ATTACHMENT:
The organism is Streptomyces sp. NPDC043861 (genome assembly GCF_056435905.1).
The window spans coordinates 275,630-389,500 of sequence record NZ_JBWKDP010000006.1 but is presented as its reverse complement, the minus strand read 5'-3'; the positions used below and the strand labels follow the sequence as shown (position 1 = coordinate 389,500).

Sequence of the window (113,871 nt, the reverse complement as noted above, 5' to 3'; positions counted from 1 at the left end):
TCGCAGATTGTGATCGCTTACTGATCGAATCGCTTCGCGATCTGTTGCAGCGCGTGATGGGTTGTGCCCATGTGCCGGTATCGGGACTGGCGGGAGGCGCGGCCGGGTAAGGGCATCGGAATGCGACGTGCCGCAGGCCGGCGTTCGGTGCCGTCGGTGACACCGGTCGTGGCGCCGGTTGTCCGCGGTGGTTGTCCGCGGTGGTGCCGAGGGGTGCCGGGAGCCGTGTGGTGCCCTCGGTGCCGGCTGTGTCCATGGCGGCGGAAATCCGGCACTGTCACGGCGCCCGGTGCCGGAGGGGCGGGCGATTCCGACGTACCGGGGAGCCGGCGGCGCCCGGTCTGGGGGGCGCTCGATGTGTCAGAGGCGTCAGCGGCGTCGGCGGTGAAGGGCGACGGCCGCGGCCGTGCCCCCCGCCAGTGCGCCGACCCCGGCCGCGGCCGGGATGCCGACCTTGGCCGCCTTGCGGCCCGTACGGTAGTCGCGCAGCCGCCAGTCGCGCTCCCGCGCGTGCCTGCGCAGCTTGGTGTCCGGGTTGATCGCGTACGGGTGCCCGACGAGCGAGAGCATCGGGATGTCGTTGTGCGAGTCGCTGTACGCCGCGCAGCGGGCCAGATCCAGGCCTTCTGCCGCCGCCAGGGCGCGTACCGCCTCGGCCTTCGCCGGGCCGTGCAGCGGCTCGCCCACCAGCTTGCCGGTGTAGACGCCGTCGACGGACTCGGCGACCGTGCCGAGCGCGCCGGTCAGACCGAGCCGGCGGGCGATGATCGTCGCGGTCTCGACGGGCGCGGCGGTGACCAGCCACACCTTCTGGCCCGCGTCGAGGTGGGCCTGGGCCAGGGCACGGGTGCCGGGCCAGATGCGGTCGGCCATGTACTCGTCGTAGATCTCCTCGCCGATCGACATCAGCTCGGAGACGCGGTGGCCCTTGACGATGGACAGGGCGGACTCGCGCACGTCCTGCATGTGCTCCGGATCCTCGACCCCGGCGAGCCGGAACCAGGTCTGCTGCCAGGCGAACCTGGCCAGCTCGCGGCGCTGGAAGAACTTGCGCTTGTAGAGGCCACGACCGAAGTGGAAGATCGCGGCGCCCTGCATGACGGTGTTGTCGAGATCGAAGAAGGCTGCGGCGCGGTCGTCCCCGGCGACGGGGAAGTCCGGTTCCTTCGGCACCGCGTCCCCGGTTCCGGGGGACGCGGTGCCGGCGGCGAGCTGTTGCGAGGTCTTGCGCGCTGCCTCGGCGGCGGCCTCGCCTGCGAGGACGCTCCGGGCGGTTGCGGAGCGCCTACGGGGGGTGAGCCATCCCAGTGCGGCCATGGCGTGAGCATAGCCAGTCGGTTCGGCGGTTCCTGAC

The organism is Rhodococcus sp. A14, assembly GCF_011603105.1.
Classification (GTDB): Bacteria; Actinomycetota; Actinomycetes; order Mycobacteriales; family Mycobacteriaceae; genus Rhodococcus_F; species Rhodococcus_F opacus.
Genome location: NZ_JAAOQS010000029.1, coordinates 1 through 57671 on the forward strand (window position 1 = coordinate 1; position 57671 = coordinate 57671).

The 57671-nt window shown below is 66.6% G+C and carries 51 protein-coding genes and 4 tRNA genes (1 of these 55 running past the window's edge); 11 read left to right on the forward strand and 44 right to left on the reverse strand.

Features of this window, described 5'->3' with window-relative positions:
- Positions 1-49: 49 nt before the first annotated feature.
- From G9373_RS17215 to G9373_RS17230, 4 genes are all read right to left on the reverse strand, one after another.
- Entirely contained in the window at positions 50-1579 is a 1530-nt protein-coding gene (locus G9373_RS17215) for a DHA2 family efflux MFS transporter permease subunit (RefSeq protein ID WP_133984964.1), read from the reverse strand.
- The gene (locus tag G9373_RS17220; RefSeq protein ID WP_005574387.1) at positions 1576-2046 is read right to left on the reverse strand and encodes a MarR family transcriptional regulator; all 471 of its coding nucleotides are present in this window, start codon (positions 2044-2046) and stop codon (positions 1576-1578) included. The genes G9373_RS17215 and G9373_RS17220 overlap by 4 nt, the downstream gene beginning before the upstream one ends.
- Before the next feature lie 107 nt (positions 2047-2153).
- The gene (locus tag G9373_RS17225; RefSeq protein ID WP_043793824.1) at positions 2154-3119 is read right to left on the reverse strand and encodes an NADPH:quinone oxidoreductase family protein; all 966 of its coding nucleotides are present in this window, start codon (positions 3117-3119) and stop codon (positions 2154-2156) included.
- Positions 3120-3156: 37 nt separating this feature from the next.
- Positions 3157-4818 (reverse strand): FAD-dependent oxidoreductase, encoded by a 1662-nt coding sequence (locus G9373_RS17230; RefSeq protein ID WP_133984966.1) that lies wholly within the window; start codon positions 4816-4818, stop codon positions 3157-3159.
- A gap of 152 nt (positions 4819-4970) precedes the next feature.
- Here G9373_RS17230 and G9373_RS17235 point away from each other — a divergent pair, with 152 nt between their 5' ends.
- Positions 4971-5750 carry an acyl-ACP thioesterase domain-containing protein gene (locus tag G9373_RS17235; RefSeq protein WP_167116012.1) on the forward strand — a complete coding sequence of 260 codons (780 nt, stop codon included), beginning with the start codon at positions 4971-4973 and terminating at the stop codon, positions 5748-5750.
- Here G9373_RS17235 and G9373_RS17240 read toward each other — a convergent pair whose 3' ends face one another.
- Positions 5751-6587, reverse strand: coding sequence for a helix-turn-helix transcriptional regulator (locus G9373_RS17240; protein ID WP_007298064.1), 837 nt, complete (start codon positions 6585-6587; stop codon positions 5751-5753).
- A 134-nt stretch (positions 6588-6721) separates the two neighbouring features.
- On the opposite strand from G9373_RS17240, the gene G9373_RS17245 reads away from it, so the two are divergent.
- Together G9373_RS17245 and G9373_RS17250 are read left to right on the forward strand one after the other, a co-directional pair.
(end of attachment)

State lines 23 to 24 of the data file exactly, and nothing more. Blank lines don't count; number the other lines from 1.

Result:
- A 134-nt stretch (positions 6588-6721) separates the two neighbouring features.
- On the opposite strand from G9373_RS17240, the gene G9373_RS17245 reads away from it, so the two are divergent.